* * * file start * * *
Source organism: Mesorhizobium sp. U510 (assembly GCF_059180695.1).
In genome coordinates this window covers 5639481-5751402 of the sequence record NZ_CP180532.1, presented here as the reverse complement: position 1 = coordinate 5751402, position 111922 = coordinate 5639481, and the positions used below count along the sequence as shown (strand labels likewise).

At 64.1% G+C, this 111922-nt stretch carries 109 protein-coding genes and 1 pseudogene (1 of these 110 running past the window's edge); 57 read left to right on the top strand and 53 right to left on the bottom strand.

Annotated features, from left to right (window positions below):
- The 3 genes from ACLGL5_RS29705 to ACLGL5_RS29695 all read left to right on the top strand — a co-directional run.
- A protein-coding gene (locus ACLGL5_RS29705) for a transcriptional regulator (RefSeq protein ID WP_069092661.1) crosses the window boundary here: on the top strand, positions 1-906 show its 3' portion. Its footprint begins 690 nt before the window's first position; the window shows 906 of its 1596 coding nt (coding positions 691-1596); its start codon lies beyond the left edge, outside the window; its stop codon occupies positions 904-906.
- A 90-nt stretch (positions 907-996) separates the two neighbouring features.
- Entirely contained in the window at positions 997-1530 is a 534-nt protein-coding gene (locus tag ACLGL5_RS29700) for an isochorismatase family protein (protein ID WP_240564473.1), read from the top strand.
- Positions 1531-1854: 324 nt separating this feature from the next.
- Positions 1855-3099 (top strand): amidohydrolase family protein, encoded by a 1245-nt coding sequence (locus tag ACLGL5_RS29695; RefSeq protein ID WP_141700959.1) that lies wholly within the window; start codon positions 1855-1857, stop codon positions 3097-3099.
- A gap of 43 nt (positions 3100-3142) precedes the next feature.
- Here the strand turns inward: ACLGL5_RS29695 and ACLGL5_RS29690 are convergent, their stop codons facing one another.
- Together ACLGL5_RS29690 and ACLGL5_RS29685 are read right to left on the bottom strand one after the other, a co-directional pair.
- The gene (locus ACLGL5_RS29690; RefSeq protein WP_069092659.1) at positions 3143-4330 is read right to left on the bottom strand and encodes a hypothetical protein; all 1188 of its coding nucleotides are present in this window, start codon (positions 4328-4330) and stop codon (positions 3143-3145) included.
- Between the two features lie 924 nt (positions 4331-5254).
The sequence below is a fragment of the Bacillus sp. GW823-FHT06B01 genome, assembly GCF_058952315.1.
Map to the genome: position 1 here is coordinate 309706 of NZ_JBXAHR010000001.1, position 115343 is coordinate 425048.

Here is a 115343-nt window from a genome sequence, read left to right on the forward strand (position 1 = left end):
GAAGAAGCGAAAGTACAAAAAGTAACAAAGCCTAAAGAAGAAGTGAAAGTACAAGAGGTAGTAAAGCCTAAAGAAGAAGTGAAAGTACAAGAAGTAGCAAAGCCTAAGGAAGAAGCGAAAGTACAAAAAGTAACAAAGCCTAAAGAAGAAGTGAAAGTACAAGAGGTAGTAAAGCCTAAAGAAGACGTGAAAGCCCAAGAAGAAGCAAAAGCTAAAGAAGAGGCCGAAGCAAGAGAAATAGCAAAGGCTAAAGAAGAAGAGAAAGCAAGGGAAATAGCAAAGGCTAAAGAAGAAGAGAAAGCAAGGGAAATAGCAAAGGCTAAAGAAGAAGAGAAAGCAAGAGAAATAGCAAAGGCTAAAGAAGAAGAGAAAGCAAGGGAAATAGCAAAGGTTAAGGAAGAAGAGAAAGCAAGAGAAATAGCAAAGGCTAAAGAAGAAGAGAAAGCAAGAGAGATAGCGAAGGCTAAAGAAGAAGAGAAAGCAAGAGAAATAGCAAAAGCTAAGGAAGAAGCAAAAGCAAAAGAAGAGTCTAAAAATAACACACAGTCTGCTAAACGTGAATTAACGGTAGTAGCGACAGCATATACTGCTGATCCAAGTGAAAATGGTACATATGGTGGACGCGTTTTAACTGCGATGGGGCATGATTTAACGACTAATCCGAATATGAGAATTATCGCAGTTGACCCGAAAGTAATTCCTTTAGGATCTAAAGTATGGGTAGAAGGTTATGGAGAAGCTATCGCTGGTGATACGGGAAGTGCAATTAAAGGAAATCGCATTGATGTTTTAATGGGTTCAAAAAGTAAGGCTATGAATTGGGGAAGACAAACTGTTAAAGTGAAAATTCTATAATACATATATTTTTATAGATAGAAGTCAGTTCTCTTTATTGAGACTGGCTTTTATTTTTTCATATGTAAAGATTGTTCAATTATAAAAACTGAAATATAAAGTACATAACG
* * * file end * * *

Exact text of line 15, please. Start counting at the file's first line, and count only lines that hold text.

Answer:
- Between the two features lie 924 nt (positions 4331-5254).